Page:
Werner Von Siemens was a German inventor who made remarkable contributions to the fields of electronics and engineering. Born in Prussia (now a part of Germany) in 1816, he was the fourth of fourteen children. Without formally finishing high school, Siemens joined the Prussian Army to gain training in engineering which his father could not afford to give him. He was a creditable soldier, receiving awards and honors during his service, but his main interest was in developing a rapid and reliable means of communication. During his time in the army, he began conducting experiments which eventually led to the invention of the pointer telegraph. This was a machine which used a needle to point to the appropriate letter rather than using Morse Code to deliver messages.
On the basis of this invention, Siemens along with two of his brothers, founded a company called “Telegraphen-Bauanstalt von Siemens & Halske” in 1847. It is today known worldwide as Siemens AG, and is one of the largest multinational engineering and electronics firms in the world. Some of their earlier products included electronically triggered railroad warning bells, water meters and electric telegraphs. In its early days, the company received an order to build a 500 km state telegraph line between Berlin and Frankfurt. However, relations with the Prussian government soon soured and the company had to look towards international markets to save itself from the financial crisis by setting up offices in England and Russia. They received a contract to build a telegraph line for the Russian government, as well as huge contracts in England, including laying down of submarine telegraph cables.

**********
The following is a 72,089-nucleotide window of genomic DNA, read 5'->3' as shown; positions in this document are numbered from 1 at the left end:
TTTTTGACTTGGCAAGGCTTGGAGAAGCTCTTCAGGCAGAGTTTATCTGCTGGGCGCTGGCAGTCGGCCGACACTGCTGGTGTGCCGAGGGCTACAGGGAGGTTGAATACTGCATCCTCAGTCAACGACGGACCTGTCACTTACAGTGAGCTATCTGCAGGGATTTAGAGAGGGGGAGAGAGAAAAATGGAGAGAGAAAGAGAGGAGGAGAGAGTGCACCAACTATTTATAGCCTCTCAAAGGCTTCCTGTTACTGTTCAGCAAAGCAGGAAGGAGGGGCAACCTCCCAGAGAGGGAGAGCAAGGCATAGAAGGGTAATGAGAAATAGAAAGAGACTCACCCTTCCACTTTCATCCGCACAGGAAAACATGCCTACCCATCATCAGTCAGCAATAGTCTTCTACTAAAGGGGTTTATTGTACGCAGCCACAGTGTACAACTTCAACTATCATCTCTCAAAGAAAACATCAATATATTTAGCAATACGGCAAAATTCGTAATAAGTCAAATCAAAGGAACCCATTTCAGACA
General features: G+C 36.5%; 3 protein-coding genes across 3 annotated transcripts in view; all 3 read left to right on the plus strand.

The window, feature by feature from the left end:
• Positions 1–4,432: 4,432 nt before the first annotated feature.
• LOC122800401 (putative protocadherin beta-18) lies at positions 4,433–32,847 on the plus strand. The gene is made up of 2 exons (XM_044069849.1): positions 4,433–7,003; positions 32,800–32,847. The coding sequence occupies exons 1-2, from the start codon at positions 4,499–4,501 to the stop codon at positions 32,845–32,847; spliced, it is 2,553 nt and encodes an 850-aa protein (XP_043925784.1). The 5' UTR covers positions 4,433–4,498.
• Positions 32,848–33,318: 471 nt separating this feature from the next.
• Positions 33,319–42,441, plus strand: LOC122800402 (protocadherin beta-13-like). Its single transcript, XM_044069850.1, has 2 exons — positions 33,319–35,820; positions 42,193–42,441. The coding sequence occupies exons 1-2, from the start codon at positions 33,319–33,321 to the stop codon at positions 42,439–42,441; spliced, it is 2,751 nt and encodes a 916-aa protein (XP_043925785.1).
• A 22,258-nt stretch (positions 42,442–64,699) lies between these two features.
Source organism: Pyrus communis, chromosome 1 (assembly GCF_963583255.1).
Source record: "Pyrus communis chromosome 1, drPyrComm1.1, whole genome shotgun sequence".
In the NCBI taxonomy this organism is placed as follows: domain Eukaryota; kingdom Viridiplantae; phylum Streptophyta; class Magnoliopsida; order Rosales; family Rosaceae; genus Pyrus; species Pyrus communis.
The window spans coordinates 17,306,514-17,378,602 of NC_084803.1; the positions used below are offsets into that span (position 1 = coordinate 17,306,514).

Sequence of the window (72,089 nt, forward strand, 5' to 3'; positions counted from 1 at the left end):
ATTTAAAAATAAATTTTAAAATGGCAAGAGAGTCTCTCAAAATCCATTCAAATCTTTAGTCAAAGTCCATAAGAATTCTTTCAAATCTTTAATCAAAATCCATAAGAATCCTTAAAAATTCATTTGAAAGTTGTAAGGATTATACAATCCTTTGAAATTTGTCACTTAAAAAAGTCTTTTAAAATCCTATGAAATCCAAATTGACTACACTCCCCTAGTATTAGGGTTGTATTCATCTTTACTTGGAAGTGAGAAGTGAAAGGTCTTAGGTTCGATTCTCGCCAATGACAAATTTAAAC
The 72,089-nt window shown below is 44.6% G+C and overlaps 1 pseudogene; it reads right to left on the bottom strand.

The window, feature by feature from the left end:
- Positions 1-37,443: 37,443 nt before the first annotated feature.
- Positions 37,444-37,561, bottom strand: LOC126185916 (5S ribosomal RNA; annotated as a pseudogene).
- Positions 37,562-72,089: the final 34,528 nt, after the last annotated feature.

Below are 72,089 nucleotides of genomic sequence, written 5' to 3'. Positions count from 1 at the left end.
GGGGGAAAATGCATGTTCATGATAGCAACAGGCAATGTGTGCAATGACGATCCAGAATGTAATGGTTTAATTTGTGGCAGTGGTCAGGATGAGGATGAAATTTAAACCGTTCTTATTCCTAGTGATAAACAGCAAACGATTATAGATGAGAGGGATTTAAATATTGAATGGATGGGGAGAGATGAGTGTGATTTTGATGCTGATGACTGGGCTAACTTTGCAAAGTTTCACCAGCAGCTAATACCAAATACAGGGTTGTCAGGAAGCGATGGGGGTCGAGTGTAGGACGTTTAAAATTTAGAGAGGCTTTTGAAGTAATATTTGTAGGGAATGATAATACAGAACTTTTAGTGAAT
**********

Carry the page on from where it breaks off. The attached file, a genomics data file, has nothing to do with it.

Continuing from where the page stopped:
The progress of Siemens’ company was furthered by the rapid rate of industrialization during the nineteenth century. This was an era of change and advancement, and Siemens was right there to capitalize on it. Werner von Siemens’s philosophy was to nurture and grow the business by expanding globally. He did feel the responsibility of providing for his family but his primary motivation wasn’t wealth; instead it was creating a legacy and a business empire which he could leave behind for his family to nurture. Siemens filled key managerial positions in different countries with members of his family as he felt that they would be the most loyal and capable employees for the job.
Siemens was greatly interested in research and was a pioneer of several important breakthroughs in electrical engineering. Expanding on the research of Michael Faraday, Siemens was amongst the first to suggest that electricity could be used as a source of power. He sent a report based on his research to the Berlin Academy of Sciences which contributed greatly to the development of power engineering. Some of his breakthrough products included the first electric railway, streetlights and elevator. Siemens also coined the term “Elektrotechnik” which is the German word for electrical engineering.
Siemens was a social entrepreneur and was famous for some of his business policies such as a system of profit sharing, pension schemes for orphans and widows and other social initiatives which were unheard of before his time and not even enforced by governments until decades later. He did this not only out of a sense of responsibility towards his employees, but also felt that it increased employee loyalty towards the company. Siemens was also a politician, being an elected representative of the Prussian state assembly between 1862 to 1866. He set up and chaired several societies and institutes to further research and development in the field of science and engineering. He received several awards and honors for his contributions to technological advancements, including being raised to the nobility by Emperor Friedrich III. Siemens officially retired from business in 1890 and died in 1892.